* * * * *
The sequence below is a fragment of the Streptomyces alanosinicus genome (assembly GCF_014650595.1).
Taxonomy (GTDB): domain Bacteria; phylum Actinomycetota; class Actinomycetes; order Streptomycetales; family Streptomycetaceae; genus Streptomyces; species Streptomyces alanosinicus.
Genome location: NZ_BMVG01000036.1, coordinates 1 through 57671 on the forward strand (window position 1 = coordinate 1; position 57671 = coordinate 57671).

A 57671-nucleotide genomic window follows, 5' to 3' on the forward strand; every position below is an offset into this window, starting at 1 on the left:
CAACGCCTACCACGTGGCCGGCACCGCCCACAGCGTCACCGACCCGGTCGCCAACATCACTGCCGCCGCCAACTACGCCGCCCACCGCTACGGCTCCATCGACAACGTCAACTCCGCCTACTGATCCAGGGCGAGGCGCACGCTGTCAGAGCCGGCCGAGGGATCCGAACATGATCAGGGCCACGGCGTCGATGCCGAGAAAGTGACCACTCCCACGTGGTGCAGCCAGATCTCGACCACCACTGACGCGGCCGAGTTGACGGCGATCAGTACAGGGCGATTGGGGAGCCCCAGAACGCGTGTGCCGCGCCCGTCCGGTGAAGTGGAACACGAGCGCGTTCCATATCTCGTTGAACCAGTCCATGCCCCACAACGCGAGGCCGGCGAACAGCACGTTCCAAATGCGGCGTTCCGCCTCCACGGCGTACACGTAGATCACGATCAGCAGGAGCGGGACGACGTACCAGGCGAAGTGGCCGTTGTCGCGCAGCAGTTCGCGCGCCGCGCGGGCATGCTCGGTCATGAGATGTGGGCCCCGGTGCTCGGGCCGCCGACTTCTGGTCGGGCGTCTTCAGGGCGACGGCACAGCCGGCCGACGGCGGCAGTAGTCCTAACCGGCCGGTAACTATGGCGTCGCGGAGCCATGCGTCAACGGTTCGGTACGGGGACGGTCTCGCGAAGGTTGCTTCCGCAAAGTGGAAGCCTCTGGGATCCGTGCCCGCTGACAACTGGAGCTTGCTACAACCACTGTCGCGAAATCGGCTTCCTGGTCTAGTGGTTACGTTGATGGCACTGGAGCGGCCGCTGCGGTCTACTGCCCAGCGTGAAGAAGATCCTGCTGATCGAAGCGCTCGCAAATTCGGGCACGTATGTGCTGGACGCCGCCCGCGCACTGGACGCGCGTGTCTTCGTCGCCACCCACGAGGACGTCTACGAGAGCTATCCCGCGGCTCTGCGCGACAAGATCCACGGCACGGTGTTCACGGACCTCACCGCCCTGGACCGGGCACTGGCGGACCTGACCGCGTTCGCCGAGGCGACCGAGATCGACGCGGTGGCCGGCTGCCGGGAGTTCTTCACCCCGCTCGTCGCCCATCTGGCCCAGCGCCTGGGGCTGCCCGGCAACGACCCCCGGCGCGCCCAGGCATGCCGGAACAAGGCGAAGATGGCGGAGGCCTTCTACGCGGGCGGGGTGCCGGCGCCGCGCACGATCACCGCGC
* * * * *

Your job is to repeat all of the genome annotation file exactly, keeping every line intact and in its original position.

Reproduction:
The sequence below is a fragment of the Streptomyces alanosinicus genome (assembly GCF_014650595.1).
Taxonomy (GTDB): domain Bacteria; phylum Actinomycetota; class Actinomycetes; order Streptomycetales; family Streptomycetaceae; genus Streptomyces; species Streptomyces alanosinicus.
Genome location: NZ_BMVG01000036.1, coordinates 1 through 57671 on the forward strand (window position 1 = coordinate 1; position 57671 = coordinate 57671).

A 57671-nucleotide genomic window follows, 5' to 3' on the forward strand; every position below is an offset into this window, starting at 1 on the left:
CAACGCCTACCACGTGGCCGGCACCGCCCACAGCGTCACCGACCCGGTCGCCAACATCACTGCCGCCGCCAACTACGCCGCCCACCGCTACGGCTCCATCGACAACGTCAACTCCGCCTACTGATCCAGGGCGAGGCGCACGCTGTCAGAGCCGGCCGAGGGATCCGAACATGATCAGGGCCACGGCGTCGATGCCGAGAAAGTGACCACTCCCACGTGGTGCAGCCAGATCTCGACCACCACTGACGCGGCCGAGTTGACGGCGATCAGTACAGGGCGATTGGGGAGCCCCAGAACGCGTGTGCCGCGCCCGTCCGGTGAAGTGGAACACGAGCGCGTTCCATATCTCGTTGAACCAGTCCATGCCCCACAACGCGAGGCCGGCGAACAGCACGTTCCAAATGCGGCGTTCCGCCTCCACGGCGTACACGTAGATCACGATCAGCAGGAGCGGGACGACGTACCAGGCGAAGTGGCCGTTGTCGCGCAGCAGTTCGCGCGCCGCGCGGGCATGCTCGGTCATGAGATGTGGGCCCCGGTGCTCGGGCCGCCGACTTCTGGTCGGGCGTCTTCAGGGCGACGGCACAGCCGGCCGACGGCGGCAGTAGTCCTAACCGGCCGGTAACTATGGCGTCGCGGAGCCATGCGTCAACGGTTCGGTACGGGGACGGTCTCGCGAAGGTTGCTTCCGCAAAGTGGAAGCCTCTGGGATCCGTGCCCGCTGACAACTGGAGCTTGCTACAACCACTGTCGCGAAATCGGCTTCCTGGTCTAGTGGTTACGTTGATGGCACTGGAGCGGCCGCTGCGGTCTACTGCCCAGCGTGAAGAAGATCCTGCTGATCGAAGCGCTCGCAAATTCGGGCACGTATGTGCTGGACGCCGCCCGCGCACTGGACGCGCGTGTCTTCGTCGCCACCCACGAGGACGTCTACGAGAGCTATCCCGCGGCTCTGCGCGACAAGATCCACGGCACGGTGTTCACGGACCTCACCGCCCTGGACCGGGCACTGGCGGACCTGACCGCGTTCGCCGAGGCGACCGAGATCGACGCGGTGGCCGGCTGCCGGGAGTTCTTCACCCCGCTCGTCGCCCATCTGGCCCAGCGCCTGGGGCTGCCCGGCAACGACCCCCGGCGCGCCCAGGCATGCCGGAACAAGGCGAAGATGGCGGAGGCCTTCTACGCGGGCGGGGTGCCGGCGCCGCGCACGATCACCGCGC